Buying/Selling Motor Vehicles - Vehicle Crime
For many owners the worst part of selling a car is having to deal with potential buyers. It may feel as though they have all the power, but it does not have to be like this. Know what to expect, and how to deal with it, and you should not be caught out by experienced hagglers, time wasters or criminals.
Never let the buyer go out alone, there is a potential risk that they will not come back. They may leave you their car keys as security, but how can you be sure it is not stolen? Also check they have adequate insurance cover, otherwise you could be liable for any accidents they may have.
Let the buyers follow their own route, as many are suspicious if you dictate which roads to take. Be prepared for people to drive your car hard - but if it is a performance model and they are seriously abusing it, politely ask them to calm down, or demand they stop. It is your call.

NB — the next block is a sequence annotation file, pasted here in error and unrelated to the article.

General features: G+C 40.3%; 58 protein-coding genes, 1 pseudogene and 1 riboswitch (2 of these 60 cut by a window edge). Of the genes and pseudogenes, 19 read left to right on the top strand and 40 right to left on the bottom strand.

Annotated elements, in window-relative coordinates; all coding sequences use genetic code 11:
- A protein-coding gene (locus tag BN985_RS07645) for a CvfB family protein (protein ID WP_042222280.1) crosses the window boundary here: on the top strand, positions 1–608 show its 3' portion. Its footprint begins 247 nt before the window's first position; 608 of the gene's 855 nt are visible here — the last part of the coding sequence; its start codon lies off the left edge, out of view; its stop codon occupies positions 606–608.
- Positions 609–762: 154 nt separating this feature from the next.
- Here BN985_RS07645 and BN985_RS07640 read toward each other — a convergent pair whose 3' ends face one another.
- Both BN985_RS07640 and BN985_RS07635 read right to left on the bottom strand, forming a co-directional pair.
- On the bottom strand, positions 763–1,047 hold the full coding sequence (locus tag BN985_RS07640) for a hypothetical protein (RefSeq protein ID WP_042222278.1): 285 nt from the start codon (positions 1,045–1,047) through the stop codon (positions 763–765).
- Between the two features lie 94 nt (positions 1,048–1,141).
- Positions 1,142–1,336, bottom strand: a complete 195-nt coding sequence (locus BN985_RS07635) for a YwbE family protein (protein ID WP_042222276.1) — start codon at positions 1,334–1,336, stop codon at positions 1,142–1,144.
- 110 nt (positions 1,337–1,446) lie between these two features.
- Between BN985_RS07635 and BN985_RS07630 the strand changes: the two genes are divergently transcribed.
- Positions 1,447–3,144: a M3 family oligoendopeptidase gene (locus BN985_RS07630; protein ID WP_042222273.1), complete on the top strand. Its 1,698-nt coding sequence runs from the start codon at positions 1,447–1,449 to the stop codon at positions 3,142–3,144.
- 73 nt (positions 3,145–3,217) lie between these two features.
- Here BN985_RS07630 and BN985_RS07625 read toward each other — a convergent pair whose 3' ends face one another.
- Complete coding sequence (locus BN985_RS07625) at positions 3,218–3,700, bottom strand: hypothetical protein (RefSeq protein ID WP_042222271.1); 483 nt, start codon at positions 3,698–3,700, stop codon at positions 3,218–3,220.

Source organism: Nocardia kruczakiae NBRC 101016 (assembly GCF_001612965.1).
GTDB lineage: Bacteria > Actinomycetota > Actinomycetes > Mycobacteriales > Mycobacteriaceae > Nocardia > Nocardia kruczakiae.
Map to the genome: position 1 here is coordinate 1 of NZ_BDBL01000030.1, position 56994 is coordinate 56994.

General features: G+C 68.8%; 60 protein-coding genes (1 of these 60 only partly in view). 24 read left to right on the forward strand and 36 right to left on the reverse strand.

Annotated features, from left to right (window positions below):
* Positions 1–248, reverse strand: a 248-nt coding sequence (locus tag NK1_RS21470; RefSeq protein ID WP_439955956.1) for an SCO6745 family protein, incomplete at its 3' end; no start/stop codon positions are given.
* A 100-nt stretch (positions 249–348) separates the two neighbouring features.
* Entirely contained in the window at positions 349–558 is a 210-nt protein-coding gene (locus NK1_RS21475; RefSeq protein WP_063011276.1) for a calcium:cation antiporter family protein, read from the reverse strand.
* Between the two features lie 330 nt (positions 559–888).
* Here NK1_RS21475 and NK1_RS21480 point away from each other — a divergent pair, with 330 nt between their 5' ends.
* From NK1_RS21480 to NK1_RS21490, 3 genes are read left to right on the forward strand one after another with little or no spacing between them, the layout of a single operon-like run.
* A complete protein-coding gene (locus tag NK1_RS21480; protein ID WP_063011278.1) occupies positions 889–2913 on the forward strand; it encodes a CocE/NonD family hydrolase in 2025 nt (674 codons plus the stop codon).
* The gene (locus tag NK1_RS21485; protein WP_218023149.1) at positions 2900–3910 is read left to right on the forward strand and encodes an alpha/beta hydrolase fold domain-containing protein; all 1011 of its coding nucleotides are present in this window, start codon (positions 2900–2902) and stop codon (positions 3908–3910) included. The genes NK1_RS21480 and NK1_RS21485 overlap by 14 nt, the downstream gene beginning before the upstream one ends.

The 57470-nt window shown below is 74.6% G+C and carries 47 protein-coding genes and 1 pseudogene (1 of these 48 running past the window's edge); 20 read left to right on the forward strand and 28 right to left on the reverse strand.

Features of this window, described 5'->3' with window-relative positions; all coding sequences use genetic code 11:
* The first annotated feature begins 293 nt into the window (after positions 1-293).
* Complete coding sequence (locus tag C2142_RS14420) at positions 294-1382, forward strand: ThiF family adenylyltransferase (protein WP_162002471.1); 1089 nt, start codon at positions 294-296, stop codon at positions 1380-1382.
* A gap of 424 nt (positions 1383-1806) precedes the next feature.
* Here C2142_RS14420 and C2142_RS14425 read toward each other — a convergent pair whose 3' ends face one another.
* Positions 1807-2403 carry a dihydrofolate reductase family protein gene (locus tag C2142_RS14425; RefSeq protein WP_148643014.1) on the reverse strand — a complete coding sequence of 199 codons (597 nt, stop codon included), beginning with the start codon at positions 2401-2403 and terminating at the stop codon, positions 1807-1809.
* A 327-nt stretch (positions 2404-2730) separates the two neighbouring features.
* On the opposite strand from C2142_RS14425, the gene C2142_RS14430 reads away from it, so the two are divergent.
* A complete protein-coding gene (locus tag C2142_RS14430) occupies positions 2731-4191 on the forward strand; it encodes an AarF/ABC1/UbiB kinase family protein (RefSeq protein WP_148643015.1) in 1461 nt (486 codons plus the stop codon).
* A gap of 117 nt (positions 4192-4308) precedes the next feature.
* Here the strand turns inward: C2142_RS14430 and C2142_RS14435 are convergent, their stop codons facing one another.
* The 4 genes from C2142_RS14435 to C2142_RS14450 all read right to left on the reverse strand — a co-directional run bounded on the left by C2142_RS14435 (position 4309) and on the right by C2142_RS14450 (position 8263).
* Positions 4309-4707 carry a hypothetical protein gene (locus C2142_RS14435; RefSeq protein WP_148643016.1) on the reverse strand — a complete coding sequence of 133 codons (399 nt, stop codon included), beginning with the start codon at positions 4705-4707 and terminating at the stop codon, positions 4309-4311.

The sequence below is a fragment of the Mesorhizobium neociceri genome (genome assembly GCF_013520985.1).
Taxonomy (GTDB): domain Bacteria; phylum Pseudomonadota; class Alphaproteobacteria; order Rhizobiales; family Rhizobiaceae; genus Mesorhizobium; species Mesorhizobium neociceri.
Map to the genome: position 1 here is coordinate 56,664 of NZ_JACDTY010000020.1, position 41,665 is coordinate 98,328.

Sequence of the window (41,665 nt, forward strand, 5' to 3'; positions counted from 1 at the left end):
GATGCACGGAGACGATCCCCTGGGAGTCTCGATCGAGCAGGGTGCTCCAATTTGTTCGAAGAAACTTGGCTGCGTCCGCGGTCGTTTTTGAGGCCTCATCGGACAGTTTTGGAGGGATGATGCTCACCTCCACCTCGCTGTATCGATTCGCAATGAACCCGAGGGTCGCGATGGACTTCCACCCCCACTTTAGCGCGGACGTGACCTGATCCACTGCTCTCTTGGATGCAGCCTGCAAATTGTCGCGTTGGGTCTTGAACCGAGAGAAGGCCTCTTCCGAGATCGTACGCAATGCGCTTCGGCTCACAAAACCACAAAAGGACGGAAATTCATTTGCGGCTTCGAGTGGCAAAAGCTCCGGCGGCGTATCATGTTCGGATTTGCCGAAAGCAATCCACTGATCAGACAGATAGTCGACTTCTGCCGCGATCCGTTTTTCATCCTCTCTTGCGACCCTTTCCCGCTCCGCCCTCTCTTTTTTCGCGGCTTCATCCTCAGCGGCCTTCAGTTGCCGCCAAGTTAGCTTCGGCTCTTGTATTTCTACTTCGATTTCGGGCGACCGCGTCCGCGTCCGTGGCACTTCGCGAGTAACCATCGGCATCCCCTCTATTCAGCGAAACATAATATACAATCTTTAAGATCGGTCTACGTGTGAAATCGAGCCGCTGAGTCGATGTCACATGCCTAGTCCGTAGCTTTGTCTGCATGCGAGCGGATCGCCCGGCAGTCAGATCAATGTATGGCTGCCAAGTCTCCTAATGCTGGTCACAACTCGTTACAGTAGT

NEVER leave the keys in the ignition when swapping seats. Thieves may try to engineer such situations, so you should be especially aware.
Handling the money
If you are paid in cash, make sure to look out for forgeries and make sure you count it all out. Remember to bank it safely, as soon as possible after the transaction. If you feel unsure, you could take the buyer to the bank and have them give you the cash there. You can safely deposit it, and the cashier will ensure there are no forgeries.
Cheques are a little more trouble. NEVER let the car go before a cheque has cleared through your account, even if the buyer is desperate to get hold of your car. Why the rush? If they're genuine, they will not mind waiting a few days - or coming back with cash.
If possible ask the buyer to give you a bank or building society draft; it is the best way to ensure you receive your money safely. This is as good as cash, as they can only be issued if the buyer has enough money in their account. There are forgeries, however, so be vigilant. Again, don't let the car go until the money has cleared into your account.
If you have not already done so, ask the buyer for ID with an address and landline telephone number. At least if something goes wrong, you will know where to find them. If they are reluctant to give this information, you should be wary.
Write a receipt for both you and the buyer, stating that the car is being sold.